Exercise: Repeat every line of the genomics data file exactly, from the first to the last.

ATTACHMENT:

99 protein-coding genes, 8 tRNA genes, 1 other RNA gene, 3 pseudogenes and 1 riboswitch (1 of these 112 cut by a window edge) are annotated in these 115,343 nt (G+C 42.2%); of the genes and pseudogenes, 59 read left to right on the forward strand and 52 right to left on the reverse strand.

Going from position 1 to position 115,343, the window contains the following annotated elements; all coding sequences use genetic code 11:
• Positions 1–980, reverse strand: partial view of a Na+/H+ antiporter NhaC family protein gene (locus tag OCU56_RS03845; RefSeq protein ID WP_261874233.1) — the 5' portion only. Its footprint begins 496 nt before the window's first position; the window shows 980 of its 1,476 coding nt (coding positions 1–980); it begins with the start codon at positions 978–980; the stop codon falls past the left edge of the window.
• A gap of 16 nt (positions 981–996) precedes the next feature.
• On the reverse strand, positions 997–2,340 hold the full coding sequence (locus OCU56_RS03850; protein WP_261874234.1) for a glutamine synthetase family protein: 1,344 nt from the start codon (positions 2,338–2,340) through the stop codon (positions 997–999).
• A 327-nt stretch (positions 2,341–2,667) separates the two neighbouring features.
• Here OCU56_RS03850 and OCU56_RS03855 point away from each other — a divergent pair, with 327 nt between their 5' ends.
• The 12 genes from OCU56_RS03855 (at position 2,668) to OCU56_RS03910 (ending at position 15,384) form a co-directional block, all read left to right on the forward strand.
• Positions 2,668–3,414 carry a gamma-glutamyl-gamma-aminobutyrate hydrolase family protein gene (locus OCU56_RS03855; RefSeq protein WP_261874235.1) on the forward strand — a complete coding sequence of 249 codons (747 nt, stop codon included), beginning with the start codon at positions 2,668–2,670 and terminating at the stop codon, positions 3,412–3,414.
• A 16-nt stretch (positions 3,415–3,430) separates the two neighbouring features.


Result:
99 protein-coding genes, 8 tRNA genes, 1 other RNA gene, 3 pseudogenes and 1 riboswitch (1 of these 112 cut by a window edge) are annotated in these 115,343 nt (G+C 42.2%); of the genes and pseudogenes, 59 read left to right on the forward strand and 52 right to left on the reverse strand.

Going from position 1 to position 115,343, the window contains the following annotated elements; all coding sequences use genetic code 11:
• Positions 1–980, reverse strand: partial view of a Na+/H+ antiporter NhaC family protein gene (locus tag OCU56_RS03845; RefSeq protein ID WP_261874233.1) — the 5' portion only. Its footprint begins 496 nt before the window's first position; the window shows 980 of its 1,476 coding nt (coding positions 1–980); it begins with the start codon at positions 978–980; the stop codon falls past the left edge of the window.
• A gap of 16 nt (positions 981–996) precedes the next feature.
• On the reverse strand, positions 997–2,340 hold the full coding sequence (locus OCU56_RS03850; protein WP_261874234.1) for a glutamine synthetase family protein: 1,344 nt from the start codon (positions 2,338–2,340) through the stop codon (positions 997–999).
• A 327-nt stretch (positions 2,341–2,667) separates the two neighbouring features.
• Here OCU56_RS03850 and OCU56_RS03855 point away from each other — a divergent pair, with 327 nt between their 5' ends.
• The 12 genes from OCU56_RS03855 (at position 2,668) to OCU56_RS03910 (ending at position 15,384) form a co-directional block, all read left to right on the forward strand.
• Positions 2,668–3,414 carry a gamma-glutamyl-gamma-aminobutyrate hydrolase family protein gene (locus OCU56_RS03855; RefSeq protein WP_261874235.1) on the forward strand — a complete coding sequence of 249 codons (747 nt, stop codon included), beginning with the start codon at positions 2,668–2,670 and terminating at the stop codon, positions 3,412–3,414.
• A 16-nt stretch (positions 3,415–3,430) separates the two neighbouring features.